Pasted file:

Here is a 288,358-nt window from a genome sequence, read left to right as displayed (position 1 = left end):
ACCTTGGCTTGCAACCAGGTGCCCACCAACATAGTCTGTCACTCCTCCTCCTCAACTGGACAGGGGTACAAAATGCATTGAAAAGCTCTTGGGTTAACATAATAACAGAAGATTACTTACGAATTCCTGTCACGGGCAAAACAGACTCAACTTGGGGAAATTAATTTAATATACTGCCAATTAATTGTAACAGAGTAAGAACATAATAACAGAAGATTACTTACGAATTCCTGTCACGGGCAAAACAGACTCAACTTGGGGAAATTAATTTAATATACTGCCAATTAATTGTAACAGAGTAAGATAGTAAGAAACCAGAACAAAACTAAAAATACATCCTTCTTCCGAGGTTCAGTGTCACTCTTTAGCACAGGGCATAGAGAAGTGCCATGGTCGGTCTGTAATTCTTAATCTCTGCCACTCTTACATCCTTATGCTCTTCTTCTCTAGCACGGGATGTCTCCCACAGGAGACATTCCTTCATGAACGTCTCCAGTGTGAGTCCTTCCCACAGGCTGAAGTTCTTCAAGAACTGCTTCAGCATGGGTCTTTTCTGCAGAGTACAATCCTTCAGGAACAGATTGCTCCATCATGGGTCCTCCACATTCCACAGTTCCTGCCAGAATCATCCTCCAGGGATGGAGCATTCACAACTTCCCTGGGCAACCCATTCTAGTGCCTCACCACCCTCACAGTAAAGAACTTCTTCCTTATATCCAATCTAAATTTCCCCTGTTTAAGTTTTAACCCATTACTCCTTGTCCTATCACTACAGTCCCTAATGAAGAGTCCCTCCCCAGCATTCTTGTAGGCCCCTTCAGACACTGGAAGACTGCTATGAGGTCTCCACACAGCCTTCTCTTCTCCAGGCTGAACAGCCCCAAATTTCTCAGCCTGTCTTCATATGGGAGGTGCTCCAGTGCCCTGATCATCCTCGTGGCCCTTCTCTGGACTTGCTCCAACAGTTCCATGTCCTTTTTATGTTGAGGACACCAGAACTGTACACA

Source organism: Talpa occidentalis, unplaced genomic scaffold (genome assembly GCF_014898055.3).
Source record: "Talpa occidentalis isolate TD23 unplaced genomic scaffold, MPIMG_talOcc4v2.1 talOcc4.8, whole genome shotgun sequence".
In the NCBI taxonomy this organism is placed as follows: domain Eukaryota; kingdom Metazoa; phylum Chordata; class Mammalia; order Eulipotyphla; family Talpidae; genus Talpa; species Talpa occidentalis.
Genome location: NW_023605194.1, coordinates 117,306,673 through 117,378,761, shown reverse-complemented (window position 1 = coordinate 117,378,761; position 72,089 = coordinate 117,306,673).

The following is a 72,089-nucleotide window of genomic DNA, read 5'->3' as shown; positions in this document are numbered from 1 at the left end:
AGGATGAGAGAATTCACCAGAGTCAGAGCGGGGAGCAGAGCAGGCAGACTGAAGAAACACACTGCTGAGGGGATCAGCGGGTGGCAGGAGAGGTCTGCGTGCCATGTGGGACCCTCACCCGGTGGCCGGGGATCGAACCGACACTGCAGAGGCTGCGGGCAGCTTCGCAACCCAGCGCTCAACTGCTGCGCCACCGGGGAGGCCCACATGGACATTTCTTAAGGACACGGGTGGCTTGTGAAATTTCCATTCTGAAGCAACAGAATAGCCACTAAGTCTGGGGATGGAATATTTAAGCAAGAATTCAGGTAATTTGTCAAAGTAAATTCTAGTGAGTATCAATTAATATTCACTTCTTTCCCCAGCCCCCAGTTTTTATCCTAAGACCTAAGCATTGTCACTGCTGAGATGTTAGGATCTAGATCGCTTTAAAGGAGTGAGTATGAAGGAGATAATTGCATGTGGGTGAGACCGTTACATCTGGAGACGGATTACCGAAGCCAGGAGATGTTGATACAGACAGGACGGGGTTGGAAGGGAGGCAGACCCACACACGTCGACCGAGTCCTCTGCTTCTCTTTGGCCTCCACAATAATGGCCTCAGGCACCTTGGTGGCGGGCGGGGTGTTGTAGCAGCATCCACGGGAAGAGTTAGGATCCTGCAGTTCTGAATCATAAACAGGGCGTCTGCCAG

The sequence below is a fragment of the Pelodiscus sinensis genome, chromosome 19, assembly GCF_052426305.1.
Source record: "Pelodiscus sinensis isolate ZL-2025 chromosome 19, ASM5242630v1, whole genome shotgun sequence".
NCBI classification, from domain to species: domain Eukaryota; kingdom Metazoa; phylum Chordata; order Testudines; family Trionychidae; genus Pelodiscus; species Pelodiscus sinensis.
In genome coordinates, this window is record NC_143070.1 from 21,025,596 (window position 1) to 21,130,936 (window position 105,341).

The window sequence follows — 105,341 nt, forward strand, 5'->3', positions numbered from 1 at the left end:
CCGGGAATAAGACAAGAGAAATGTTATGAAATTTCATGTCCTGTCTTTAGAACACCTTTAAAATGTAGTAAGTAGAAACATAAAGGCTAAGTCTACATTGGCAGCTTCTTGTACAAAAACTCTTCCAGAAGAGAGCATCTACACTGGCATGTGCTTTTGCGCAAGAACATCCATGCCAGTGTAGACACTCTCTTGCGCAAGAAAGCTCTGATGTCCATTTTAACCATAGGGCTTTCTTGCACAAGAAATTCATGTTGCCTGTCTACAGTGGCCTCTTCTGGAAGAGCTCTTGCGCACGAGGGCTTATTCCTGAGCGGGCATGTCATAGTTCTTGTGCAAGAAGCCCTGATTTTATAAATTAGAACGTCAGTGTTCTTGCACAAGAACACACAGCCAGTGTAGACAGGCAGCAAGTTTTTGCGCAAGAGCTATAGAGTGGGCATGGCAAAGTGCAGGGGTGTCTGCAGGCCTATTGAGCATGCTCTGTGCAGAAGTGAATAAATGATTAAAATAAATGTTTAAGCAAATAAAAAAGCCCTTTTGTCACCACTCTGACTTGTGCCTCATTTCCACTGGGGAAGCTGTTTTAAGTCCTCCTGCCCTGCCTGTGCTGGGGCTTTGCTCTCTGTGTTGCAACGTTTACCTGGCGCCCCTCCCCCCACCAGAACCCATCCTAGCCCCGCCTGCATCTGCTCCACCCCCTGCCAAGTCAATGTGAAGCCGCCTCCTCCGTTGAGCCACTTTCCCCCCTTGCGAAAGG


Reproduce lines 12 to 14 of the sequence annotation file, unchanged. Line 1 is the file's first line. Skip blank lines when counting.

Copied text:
In genome coordinates, this window is record NC_143070.1 from 21,025,596 (window position 1) to 21,130,936 (window position 105,341).

The window sequence follows — 105,341 nt, forward strand, 5'->3', positions numbered from 1 at the left end:
CCGGGAATAAGACAAGAGAAATGTTATGAAATTTCATGTCCTGTCTTTAGAACACCTTTAAAATGTAGTAAGTAGAAACATAAAGGCTAAGTCTACATTGGCAGCTTCTTGTACAAAAACTCTTCCAGAAGAGAGCATCTACACTGGCATGTGCTTTTGCGCAAGAACATCCATGCCAGTGTAGACACTCTCTTGCGCAAGAAAGCTCTGATGTCCATTTTAACCATAGGGCTTTCTTGCACAAGAAATTCATGTTGCCTGTCTACAGTGGCCTCTTCTGGAAGAGCTCTTGCGCACGAGGGCTTATTCCTGAGCGGGCATGTCATAGTTCTTGTGCAAGAAGCCCTGATTTTATAAATTAGAACGTCAGTGTTCTTGCACAAGAACACACAGCCAGTGTAGACAGGCAGCAAGTTTTTGCGCAAGAGCTATAGAGTGGGCATGGCAAAGTGCAGGGGTGTCTGCAGGCCTATTGAGCATGCTCTGTGCAGAAGTGAATAAATGATTAAAATAAATGTTTAAGCAAATAAAAAAGCCCTTTTGTCACCACTCTGACTTGTGCCTCATTTCCACTGGGGAAGCTGTTTTAAGTCCTCCTGCCCTGCCTGTGCTGGGGCTTTGCTCTCTGTGTTGCAACGTTTACCTGGCGCCCCTCCCCCCACCAGAACCCATCCTAGCCCCGCCTGCATCTGCTCCACCCCCTGCCAAGTCAATGTGAAGCCGCCTCCTCCGTTGAGCCACTTTCCCCCCTTGCGAAAGG